“That tells you the environment of the church,” [Scott] McConnell [of LifeWay Reseach] said. “You can’t say you’ve had an abortion, you can’t say you’re considering one — it’s completely taboo to discuss.

“But when a woman is willing to publicly acknowledge she’s had an abortion in the past, she will sometimes be approached by several other women in the church who’ve never been willing to share with anybody that they too have had an abortion. It’s incredibly freeing for them.”

What Motherhood Teaches Me About the Universe

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My daughter is in seventh grade, next year she will be in eighth. She tells me this means she will be “the king of middle school.” She will go to a leadership camp and learn what it means to cultivate leadership qualities in order to be a good king for the underlings in sixth and seventh grade.

And then she will graduate middle school and it’s back to the bottom of the pecking order — one minute a king, the next, a lowly high school freshman. Just when you think you’ve learned everything there is to know comes the swift reminder you are only just beginning.

Out here in the real world, things operate similarly. Motherhood certainly took me through the same cruel pattern. After floundering sleeplessly, aimlessly, in a constant panicked state through the first few newborn months, I thought I’d mastered this parenting thing. I could interpret my newborn’s cries, predict when she would go down for her nap within a half hour margin of error, and change a diaper by rote.

What Churches Don't Get About Ministering to Marginalized Women

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“One of the things that most saddens me in conversations with criminalized and marginalized women is the absence of any sort of philosophy or theology – what I call cultural scripts — for making sense out of their suffering,” sociologist Dr. Susan Sered explained to my church earlier this year. “And these women have suffered rape, loss of their children, chronic pain, solitary confinement, and social stigma.”

Sered, a professor of sociology at Suffolk University and co-author of Can’t Catch a Break: Gender, Jail, Drugs, and the Limits of Personal Responsibilityspent the last eight years conducting research with Boston-area women caught in the binds of poverty, violence, illness, and the prison system. As co-warden of a small, Episcopal church outside of Boston, I invited Sered to share her research and explain what members of our parish could do to make a difference in the lives of women like those in her study.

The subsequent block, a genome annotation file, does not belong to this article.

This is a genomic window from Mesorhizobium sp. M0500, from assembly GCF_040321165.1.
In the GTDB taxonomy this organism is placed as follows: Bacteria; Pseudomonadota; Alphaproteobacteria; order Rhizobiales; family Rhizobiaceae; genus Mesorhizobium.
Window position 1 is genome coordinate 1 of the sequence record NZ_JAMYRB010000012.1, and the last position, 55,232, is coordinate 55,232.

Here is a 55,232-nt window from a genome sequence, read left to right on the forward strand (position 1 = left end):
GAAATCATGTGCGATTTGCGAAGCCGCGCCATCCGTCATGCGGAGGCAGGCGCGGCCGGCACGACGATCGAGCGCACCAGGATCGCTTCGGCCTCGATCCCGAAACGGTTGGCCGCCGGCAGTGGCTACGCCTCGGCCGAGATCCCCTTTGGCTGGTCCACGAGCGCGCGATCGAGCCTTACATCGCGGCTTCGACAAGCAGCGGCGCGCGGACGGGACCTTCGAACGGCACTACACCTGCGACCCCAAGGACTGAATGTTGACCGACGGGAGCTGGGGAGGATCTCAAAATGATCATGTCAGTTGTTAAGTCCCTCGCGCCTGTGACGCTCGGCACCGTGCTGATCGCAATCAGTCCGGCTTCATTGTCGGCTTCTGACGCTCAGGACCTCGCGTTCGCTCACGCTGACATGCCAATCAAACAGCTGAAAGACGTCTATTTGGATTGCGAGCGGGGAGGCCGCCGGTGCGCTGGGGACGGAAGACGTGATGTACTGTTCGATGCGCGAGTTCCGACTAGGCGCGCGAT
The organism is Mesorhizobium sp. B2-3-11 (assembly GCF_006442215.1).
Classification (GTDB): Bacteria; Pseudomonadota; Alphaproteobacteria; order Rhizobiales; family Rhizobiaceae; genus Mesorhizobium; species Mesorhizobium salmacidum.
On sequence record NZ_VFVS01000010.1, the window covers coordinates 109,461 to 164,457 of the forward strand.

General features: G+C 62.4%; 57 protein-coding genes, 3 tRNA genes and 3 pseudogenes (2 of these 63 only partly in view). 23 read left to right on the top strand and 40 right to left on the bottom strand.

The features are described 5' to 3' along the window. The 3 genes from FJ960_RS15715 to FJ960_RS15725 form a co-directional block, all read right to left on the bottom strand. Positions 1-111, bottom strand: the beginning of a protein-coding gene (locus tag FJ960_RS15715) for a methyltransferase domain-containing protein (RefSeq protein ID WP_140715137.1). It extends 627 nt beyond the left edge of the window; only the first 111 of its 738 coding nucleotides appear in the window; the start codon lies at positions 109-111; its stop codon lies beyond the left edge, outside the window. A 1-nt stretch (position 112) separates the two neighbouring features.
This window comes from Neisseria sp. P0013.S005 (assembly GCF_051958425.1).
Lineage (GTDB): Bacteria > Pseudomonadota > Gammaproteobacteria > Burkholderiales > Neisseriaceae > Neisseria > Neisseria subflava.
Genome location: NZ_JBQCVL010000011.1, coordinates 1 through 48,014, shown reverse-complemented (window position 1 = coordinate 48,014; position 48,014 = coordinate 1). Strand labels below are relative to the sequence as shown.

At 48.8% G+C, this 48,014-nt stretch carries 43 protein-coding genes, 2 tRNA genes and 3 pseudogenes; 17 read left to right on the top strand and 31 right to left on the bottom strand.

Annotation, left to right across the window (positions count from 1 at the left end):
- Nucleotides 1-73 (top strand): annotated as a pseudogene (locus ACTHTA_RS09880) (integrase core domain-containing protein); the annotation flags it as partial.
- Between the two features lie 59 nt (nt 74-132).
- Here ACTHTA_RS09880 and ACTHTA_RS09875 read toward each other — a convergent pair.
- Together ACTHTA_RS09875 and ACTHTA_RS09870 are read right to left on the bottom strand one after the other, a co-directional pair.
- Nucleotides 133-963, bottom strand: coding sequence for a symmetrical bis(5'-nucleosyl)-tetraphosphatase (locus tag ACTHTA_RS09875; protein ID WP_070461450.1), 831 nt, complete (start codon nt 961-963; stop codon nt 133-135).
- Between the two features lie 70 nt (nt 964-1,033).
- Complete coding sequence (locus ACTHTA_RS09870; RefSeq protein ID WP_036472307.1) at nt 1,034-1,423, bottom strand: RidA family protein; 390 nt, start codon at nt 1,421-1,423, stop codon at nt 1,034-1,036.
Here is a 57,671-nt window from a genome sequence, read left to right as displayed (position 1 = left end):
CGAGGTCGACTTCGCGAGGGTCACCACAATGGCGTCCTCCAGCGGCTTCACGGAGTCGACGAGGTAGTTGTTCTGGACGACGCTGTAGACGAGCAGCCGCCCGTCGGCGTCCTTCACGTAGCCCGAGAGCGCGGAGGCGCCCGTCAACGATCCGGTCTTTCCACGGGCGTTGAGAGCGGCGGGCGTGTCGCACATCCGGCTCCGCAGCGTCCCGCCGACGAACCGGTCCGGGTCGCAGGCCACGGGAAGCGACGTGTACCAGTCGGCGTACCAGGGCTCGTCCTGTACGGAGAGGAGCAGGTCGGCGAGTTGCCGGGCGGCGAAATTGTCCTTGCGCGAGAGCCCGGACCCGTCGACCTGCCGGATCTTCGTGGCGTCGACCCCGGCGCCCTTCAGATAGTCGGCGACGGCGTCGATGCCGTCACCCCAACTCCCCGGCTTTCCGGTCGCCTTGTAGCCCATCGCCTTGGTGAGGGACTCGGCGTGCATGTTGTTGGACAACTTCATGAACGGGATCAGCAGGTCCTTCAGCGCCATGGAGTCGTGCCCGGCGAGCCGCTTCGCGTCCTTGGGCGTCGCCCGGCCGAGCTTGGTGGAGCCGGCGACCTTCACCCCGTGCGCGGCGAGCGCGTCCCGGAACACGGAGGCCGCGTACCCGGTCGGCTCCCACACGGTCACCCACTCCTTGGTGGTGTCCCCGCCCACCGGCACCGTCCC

Women Hope Their Voices Are Heard at Bishops' Family Synod

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Divorce, cohabitation, and gay relationships are just some of the issues up for discussion at the Vatican synod, which continues through Oct. 24. It follows a questionnaire consultation with Catholic groups after a meeting on family issues a year ago.

Some critics say that more women should have been included in the process. Only bishops can vote at a synod, but about 30 women have been invited as auditors.

Mary McAleese, former president of Ireland, said she was skeptical that any real change would come from the synod. “If I wanted expertise on the family, I honestly cannot say that the first thing that would come into my mind would be to call together 300 celibate males, who between them, that we know of, have never raised a child,” she said on Saturday, speaking at an event hosted by gay Catholics.

Walking 100 Miles to the Pope

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In the past six days, I’ve walked 75 miles alongside 100 other women. We have 25 miles left to go.

We are 100 women who hail from all four corners of the earth. There are women from Uganda, China, Mexico, Haiti, the Philippines, Mexico, El Salvador, Argentina, Brazil, Vietnam, Peru, the Bahamas, and more. But we all call this country home.

Several grandmothers joined us on this journey, and their perseverance is an example for all of us. Our youngest walker is Jocelyn — she is four years old, and her joy is contagious. We all ask to take turns pushing her stroller. As we walk, we share our stories, our suffering, and our dreams. We sing, we pray, and we also walk in silence — reflecting on our faith, the meaning of compassion, dignity, and hope.

We are all here because we have been inspired by Pope Francis’ message of love and compassion towards migrants and refugees. We hope that he will pray for the 11 million undocumented immigrants who endure daily hardship, living in fear of deportation and family separation. We hope that he can touch the hearts of Americans across the nation to treat migrants with compassion and not cruelty.